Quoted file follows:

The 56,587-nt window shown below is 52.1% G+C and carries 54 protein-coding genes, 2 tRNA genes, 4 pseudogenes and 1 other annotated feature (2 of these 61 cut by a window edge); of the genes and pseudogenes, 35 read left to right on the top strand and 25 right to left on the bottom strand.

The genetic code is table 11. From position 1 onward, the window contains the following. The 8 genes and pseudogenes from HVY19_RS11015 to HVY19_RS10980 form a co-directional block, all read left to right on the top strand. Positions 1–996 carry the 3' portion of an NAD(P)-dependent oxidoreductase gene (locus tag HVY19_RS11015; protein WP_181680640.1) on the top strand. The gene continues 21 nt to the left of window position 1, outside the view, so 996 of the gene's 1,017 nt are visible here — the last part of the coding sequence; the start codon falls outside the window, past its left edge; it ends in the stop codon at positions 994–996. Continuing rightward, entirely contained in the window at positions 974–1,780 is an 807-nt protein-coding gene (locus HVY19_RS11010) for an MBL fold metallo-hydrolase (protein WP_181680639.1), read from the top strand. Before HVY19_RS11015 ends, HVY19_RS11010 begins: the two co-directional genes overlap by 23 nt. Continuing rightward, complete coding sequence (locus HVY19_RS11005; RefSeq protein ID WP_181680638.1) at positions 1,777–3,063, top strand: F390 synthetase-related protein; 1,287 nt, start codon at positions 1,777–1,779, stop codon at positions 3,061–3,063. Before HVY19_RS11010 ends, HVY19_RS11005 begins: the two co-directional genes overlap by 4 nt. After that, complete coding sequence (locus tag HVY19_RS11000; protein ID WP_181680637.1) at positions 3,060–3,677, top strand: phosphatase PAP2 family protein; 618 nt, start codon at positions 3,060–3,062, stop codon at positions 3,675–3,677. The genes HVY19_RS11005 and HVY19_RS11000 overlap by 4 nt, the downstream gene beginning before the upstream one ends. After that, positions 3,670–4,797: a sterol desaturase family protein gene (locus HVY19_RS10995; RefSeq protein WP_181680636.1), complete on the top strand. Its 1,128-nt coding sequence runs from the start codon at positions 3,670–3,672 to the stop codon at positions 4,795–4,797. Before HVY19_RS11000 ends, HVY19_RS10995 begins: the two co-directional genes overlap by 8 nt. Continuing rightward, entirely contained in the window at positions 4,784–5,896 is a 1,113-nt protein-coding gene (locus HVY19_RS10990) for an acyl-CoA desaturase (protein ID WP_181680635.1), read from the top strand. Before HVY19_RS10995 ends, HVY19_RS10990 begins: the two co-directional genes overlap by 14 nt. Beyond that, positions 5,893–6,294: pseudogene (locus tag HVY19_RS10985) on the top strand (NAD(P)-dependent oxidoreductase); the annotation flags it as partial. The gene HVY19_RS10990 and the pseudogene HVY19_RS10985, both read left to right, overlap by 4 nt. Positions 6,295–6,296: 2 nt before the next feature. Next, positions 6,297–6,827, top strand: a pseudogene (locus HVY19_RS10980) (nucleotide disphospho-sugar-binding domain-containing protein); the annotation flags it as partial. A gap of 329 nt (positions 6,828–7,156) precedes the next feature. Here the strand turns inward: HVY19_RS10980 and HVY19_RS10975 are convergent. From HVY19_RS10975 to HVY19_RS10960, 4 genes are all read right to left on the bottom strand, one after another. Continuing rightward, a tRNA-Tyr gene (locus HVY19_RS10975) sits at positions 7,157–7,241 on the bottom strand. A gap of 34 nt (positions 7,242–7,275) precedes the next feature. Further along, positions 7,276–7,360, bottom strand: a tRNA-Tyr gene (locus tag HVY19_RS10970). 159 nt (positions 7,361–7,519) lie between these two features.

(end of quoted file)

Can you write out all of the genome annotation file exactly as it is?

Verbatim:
The 56,587-nt window shown below is 52.1% G+C and carries 54 protein-coding genes, 2 tRNA genes, 4 pseudogenes and 1 other annotated feature (2 of these 61 cut by a window edge); of the genes and pseudogenes, 35 read left to right on the top strand and 25 right to left on the bottom strand.

The genetic code is table 11. From position 1 onward, the window contains the following. The 8 genes and pseudogenes from HVY19_RS11015 to HVY19_RS10980 form a co-directional block, all read left to right on the top strand. Positions 1–996 carry the 3' portion of an NAD(P)-dependent oxidoreductase gene (locus tag HVY19_RS11015; protein WP_181680640.1) on the top strand. The gene continues 21 nt to the left of window position 1, outside the view, so 996 of the gene's 1,017 nt are visible here — the last part of the coding sequence; the start codon falls outside the window, past its left edge; it ends in the stop codon at positions 994–996. Continuing rightward, entirely contained in the window at positions 974–1,780 is an 807-nt protein-coding gene (locus HVY19_RS11010) for an MBL fold metallo-hydrolase (protein WP_181680639.1), read from the top strand. Before HVY19_RS11015 ends, HVY19_RS11010 begins: the two co-directional genes overlap by 23 nt. Continuing rightward, complete coding sequence (locus HVY19_RS11005; RefSeq protein ID WP_181680638.1) at positions 1,777–3,063, top strand: F390 synthetase-related protein; 1,287 nt, start codon at positions 1,777–1,779, stop codon at positions 3,061–3,063. Before HVY19_RS11010 ends, HVY19_RS11005 begins: the two co-directional genes overlap by 4 nt. After that, complete coding sequence (locus tag HVY19_RS11000; protein ID WP_181680637.1) at positions 3,060–3,677, top strand: phosphatase PAP2 family protein; 618 nt, start codon at positions 3,060–3,062, stop codon at positions 3,675–3,677. The genes HVY19_RS11005 and HVY19_RS11000 overlap by 4 nt, the downstream gene beginning before the upstream one ends. After that, positions 3,670–4,797: a sterol desaturase family protein gene (locus HVY19_RS10995; RefSeq protein WP_181680636.1), complete on the top strand. Its 1,128-nt coding sequence runs from the start codon at positions 3,670–3,672 to the stop codon at positions 4,795–4,797. Before HVY19_RS11000 ends, HVY19_RS10995 begins: the two co-directional genes overlap by 8 nt. Continuing rightward, entirely contained in the window at positions 4,784–5,896 is a 1,113-nt protein-coding gene (locus HVY19_RS10990) for an acyl-CoA desaturase (protein ID WP_181680635.1), read from the top strand. Before HVY19_RS10995 ends, HVY19_RS10990 begins: the two co-directional genes overlap by 14 nt. Beyond that, positions 5,893–6,294: pseudogene (locus tag HVY19_RS10985) on the top strand (NAD(P)-dependent oxidoreductase); the annotation flags it as partial. The gene HVY19_RS10990 and the pseudogene HVY19_RS10985, both read left to right, overlap by 4 nt. Positions 6,295–6,296: 2 nt before the next feature. Next, positions 6,297–6,827, top strand: a pseudogene (locus HVY19_RS10980) (nucleotide disphospho-sugar-binding domain-containing protein); the annotation flags it as partial. A gap of 329 nt (positions 6,828–7,156) precedes the next feature. Here the strand turns inward: HVY19_RS10980 and HVY19_RS10975 are convergent. From HVY19_RS10975 to HVY19_RS10960, 4 genes are all read right to left on the bottom strand, one after another. Continuing rightward, a tRNA-Tyr gene (locus HVY19_RS10975) sits at positions 7,157–7,241 on the bottom strand. A gap of 34 nt (positions 7,242–7,275) precedes the next feature. Further along, positions 7,276–7,360, bottom strand: a tRNA-Tyr gene (locus tag HVY19_RS10970). 159 nt (positions 7,361–7,519) lie between these two features.